Tuesday, November 30, 2010

Sepultura - Beneath the Remains (1989)

Following 1987's Schizophrenia, Max Cavalera traveled to the U.S. and made the contacts that would eventually get Sepultura a record deal outside of their native Brazil. This was quite an accomplishment for the band, though it would mark the beginning of their decline, creatively speaking. With the new recording contract came a larger budget and a useless producer by the name of Scott Burns. While the album was still recorded in Brazil, the tapes were taken back and mixed at Morrisound. Released in September 1989, Beneath the Remains signaled the band's arrival to the worldwide stage, with better distribution, tours, merchandise. etc. They had finally solidified their sound and, unfortunately, settled for an identity that was a bit more watered-down and generic than the quality of their previous work seemed to promise.

Beneath the Remains was the first Sepultura album that I heard, listening to it at a friend's house one night. It was right up my alley, and made enough of an impression on me that I decided to seek out some of their albums, though I acquired Morbid Visions a short time before getting my own copy of this. Eventually, I picked this up as well and gave it countless listens. I never felt that it was a bad record, but maybe somewhat overrated and definitely a step down from their earlier efforts.

Musically, this album is very solid. Taking their cue from Metallica, surely, it begins with an acoustic intro. The music that follows features a variety of different tempos, though mostly fast. It's actually very intense and many of the riffs would have fit well on Schizophrenia. The thing is that the production is too clean, here. As a result, some of the potential atmosphere is lost. I think that the great riffs would have managed to come through even with a more raw and primitive sound, so the overdone production was rather unnecessary. Still, it is fairly consistent for the Thrash Metal albums of the time, being somewhat similar to releases like South of Heaven, Agent Orange, and so on. By comparison, Beneath the Remains is actually heavier than many contemporary releases. While the overly clean sound is a bit of a problem, one of the primary detriments is the presence of so many catchy riffs. This may work to get the listener's attention and even lead to repeated plays but, eventually, these riffs and sections get a little boring. Songs like "Inner Self" seemed to jump out at me, back in high school, but I can't sit through the entire song these days. It's too boring and stale. This band isn't alone in going to the well of catchy riffs too often, so one cannot blame them too much. In the end, the good riffs make up for that. Either way, I maintain that the album would have sounded much better with a rougher production job.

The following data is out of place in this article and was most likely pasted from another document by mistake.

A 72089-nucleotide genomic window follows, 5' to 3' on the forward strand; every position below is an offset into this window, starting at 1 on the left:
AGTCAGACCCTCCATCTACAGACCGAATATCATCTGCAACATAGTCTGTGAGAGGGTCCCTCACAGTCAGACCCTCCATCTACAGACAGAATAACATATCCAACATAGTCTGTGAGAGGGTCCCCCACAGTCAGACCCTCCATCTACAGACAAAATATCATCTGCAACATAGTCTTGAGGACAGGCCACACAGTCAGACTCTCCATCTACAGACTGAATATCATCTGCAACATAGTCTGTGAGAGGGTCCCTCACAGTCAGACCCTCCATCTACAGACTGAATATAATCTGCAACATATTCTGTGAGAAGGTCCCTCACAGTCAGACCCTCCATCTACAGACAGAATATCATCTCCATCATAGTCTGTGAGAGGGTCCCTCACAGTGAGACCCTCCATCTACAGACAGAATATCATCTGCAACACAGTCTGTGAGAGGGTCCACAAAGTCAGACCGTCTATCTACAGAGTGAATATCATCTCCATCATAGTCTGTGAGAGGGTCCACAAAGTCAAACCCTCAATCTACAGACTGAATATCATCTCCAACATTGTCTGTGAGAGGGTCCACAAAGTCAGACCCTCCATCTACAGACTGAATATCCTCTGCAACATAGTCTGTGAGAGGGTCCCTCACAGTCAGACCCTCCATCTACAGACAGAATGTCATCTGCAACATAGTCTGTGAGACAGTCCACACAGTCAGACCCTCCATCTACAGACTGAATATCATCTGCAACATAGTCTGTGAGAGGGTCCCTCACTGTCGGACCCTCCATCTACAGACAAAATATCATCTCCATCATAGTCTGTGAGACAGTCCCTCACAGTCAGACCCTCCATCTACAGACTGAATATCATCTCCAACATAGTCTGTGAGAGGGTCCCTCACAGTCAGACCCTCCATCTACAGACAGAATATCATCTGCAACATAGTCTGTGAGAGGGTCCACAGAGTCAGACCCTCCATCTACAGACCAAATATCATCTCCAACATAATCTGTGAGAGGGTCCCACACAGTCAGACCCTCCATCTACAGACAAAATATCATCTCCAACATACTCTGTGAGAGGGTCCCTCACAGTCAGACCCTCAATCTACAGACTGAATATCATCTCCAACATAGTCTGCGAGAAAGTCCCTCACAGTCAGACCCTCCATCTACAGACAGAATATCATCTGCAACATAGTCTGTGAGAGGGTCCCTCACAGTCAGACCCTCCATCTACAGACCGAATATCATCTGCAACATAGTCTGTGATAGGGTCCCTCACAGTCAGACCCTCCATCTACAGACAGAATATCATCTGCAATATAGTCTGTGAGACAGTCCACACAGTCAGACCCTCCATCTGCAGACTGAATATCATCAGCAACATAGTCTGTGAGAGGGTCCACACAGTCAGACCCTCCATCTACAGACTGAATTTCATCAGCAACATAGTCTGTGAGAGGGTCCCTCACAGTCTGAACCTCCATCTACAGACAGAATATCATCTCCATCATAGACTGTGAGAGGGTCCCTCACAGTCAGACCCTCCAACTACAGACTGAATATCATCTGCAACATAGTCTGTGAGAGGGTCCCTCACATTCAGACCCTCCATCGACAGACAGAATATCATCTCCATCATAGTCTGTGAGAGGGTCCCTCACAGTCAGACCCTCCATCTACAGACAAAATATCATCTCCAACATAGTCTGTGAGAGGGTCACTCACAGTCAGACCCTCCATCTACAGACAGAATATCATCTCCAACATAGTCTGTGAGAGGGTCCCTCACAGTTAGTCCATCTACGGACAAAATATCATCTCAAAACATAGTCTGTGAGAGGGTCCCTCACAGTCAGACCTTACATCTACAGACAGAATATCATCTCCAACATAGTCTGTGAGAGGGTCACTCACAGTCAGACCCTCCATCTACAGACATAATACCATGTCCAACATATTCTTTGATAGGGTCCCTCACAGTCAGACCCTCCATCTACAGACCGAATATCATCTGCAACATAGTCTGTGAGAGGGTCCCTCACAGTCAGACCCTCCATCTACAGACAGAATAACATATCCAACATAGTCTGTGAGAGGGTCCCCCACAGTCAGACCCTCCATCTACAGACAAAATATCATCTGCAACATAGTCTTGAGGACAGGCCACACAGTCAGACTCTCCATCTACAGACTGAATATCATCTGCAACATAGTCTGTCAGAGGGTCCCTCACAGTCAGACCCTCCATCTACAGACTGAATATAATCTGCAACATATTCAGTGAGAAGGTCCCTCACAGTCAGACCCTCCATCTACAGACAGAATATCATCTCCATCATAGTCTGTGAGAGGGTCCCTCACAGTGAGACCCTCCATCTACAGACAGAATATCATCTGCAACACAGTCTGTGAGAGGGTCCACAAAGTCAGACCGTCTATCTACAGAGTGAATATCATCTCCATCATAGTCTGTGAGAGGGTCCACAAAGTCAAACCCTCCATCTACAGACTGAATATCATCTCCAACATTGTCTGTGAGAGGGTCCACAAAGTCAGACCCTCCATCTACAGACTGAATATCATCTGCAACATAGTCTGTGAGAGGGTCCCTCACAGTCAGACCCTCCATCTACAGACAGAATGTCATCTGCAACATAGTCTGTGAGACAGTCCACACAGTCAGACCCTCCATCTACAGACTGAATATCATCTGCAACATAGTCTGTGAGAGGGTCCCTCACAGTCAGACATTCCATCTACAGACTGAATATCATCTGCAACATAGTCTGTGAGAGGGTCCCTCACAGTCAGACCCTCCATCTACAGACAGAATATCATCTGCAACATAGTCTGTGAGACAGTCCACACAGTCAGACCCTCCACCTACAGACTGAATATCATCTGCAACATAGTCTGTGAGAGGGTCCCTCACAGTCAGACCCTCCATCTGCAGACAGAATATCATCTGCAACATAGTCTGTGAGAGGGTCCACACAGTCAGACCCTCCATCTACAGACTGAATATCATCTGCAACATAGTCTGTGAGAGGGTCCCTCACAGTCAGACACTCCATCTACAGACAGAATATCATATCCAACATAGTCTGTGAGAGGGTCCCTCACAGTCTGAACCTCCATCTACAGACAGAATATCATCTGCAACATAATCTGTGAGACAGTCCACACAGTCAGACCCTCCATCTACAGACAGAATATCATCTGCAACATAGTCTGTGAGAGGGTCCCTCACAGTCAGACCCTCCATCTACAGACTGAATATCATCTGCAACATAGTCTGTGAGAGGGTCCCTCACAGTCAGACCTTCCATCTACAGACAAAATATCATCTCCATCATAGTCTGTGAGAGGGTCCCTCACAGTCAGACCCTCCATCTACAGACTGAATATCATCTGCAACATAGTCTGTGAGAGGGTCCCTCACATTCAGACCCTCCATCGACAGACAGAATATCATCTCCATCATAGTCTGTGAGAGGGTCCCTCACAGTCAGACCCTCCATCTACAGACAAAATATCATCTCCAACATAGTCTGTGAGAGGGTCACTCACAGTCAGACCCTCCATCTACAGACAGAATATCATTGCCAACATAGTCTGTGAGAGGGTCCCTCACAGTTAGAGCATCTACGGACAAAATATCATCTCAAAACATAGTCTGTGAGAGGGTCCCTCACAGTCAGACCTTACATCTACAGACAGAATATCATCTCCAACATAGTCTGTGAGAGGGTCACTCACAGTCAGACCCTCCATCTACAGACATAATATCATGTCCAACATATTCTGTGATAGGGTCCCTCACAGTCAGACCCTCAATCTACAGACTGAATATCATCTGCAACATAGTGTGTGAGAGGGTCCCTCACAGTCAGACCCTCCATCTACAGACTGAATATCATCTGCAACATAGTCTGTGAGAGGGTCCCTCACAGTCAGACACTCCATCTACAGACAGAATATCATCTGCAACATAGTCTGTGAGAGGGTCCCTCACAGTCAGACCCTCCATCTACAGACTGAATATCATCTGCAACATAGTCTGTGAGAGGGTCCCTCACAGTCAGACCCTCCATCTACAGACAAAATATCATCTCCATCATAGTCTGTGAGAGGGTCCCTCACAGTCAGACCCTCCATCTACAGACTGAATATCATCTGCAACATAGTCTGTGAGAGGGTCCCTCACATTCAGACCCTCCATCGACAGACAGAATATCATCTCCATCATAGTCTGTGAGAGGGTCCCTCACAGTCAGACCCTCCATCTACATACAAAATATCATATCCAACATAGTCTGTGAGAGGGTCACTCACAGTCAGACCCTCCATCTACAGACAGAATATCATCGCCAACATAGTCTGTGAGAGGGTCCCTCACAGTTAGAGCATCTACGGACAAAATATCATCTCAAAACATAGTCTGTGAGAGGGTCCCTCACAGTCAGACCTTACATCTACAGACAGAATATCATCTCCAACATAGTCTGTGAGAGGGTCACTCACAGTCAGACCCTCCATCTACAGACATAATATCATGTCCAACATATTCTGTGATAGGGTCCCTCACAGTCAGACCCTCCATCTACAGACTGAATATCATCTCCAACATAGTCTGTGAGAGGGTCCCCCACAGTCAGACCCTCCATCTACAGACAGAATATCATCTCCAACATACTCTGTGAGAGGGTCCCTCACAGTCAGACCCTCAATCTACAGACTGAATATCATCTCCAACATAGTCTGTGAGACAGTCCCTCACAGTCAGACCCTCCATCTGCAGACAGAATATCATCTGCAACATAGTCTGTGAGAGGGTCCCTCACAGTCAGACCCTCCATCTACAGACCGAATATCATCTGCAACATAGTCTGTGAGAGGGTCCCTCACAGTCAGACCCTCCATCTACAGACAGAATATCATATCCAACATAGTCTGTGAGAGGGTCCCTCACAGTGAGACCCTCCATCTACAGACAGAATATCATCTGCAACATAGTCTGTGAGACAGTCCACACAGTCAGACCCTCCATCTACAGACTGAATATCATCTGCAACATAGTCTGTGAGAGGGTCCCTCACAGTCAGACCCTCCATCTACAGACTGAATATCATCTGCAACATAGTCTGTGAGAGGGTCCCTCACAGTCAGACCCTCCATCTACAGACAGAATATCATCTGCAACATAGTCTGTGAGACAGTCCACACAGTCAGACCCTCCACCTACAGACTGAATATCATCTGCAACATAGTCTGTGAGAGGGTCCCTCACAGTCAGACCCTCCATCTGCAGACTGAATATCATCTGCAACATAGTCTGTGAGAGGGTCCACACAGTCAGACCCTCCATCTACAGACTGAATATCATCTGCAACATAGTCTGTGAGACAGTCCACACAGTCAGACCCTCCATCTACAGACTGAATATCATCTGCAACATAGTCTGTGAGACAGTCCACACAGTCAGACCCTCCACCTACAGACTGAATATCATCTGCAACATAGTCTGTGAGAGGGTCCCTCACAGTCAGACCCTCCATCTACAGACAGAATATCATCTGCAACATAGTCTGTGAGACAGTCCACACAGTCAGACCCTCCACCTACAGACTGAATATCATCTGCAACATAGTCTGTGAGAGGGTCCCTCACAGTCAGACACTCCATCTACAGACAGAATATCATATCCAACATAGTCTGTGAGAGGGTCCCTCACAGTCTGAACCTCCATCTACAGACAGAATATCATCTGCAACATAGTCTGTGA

As for the vocals, Max had really streamlined his sound by this point, similar to Mille Petrozza and Tom Angelripper. They're still harsh, possibly enough so for this to be considered Death/Thrash (along with some of the riffs and drumming patterns), but they've lost every bit of evil and darkness that they once possessed. Comparing the style found on this album to that of Morbid Visions, it is easy to tell that a lot of the genuine feeling has been lost.

And therein lies the main problem with Beneath the Remains; it's not a horrible record. It simply doesn't live up the the quality of the first two, and represents a more streamlined approach that was geared toward a mass audience, rather than the primitive and dark feeling conveyed in the past. It's a solid Thrash album, and leagues beyond what most of their influences were doing by this time, but it's not Sepultura's greatest accomplishment. However, it is superior to anything that came after it, so take that for what it's worth.

Highlights include "Lobotomy", "Primitive Future" and the solo in "Mass Hypnosis".

Saturday, November 27, 2010

Mercyful Fate - Black Masses (1983)

In December 1983, Music For Nations released the Black Masses single, by Mercyful Fate. This was not too long after their full-length debut, Melissa. In essence, this was more of a collector's item, as the main song was a revamped track from their demo days.

The original version of "Black Masses" was titled "You Asked For It" and appeared on the first Mercyful Fate demo in 1981. It's difficult to compare them, as the original really doesn't feel like it belongs with the rest of the band's material, quite honestly. "Black Masses" features different lyrics, though the vocal arrangements are very similar. The most notable change is during the chorus. Hearing the demo version first, it took a little time to get used to the newer recording, but it is actually more suitable for Mercyful Fate, in this incarnation. Still, there's something about the atmosphere that is more light than dark, despite their efforts to alter it. It wouldn't have been entirely out of place if they had chosen to include it on Melissa, but I'm thankful that they did not do so. It's a good song, but the inferior nature of the previous version cannot be fully erased.

The B-side for this single is a different version of "Black Funeral", a song that appeared on the debut. It sounds like a demo or rehearsal, being more raw and featuring none of the vocal layering that was on the album. It comes across as rather flat and dull, by comparison.

Black Masses is interesting enough as a collector's item, but not exactly essential. It's superior to everything they pu tout after reuniting, but not worth going to great lengths to obtain.